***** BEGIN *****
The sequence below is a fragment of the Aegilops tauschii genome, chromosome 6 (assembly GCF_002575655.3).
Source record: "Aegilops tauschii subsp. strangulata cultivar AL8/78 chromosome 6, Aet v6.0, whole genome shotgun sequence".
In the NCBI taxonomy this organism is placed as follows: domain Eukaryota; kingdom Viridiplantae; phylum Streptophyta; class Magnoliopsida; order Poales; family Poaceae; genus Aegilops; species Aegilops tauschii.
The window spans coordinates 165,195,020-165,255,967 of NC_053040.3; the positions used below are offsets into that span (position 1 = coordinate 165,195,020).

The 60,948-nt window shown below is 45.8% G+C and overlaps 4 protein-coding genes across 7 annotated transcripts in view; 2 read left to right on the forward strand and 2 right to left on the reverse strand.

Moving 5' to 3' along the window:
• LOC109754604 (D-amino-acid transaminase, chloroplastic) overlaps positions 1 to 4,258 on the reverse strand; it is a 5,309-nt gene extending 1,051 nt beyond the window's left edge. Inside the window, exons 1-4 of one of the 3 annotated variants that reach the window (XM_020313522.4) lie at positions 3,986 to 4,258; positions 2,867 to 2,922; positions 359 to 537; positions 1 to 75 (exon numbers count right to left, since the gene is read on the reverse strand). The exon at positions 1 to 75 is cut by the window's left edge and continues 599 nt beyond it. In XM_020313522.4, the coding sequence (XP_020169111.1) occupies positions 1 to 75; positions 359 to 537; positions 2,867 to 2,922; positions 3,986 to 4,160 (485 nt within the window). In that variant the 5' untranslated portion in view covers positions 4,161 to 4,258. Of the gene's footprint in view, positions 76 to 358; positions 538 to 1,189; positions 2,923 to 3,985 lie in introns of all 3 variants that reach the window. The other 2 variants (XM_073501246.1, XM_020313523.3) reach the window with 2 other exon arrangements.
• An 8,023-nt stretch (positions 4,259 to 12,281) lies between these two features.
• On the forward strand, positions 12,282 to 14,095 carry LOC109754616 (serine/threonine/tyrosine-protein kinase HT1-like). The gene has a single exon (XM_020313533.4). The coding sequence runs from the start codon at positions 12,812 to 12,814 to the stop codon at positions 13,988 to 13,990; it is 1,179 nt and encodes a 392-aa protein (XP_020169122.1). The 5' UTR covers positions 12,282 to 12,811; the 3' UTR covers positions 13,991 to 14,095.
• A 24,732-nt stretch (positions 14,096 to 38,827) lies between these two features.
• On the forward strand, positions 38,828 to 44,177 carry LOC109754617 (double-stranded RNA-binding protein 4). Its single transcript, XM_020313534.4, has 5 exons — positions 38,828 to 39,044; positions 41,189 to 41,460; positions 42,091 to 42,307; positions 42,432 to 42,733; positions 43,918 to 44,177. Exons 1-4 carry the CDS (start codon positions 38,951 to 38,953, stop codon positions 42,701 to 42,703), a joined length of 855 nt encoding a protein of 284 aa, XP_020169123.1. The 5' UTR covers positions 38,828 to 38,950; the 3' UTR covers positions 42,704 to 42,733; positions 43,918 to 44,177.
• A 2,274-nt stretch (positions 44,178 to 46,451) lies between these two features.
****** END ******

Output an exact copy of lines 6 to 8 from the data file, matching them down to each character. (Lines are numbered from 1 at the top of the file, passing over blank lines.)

Moving 5' to 3' along the window:
• LOC109754604 (D-amino-acid transaminase, chloroplastic) overlaps positions 1 to 4,258 on the reverse strand; it is a 5,309-nt gene extending 1,051 nt beyond the window's left edge. Inside the window, exons 1-4 of one of the 3 annotated variants that reach the window (XM_020313522.4) lie at positions 3,986 to 4,258; positions 2,867 to 2,922; positions 359 to 537; positions 1 to 75 (exon numbers count right to left, since the gene is read on the reverse strand). The exon at positions 1 to 75 is cut by the window's left edge and continues 599 nt beyond it. In XM_020313522.4, the coding sequence (XP_020169111.1) occupies positions 1 to 75; positions 359 to 537; positions 2,867 to 2,922; positions 3,986 to 4,160 (485 nt within the window). In that variant the 5' untranslated portion in view covers positions 4,161 to 4,258. Of the gene's footprint in view, positions 76 to 358; positions 538 to 1,189; positions 2,923 to 3,985 lie in introns of all 3 variants that reach the window. The other 2 variants (XM_073501246.1, XM_020313523.3) reach the window with 2 other exon arrangements.
• An 8,023-nt stretch (positions 4,259 to 12,281) lies between these two features.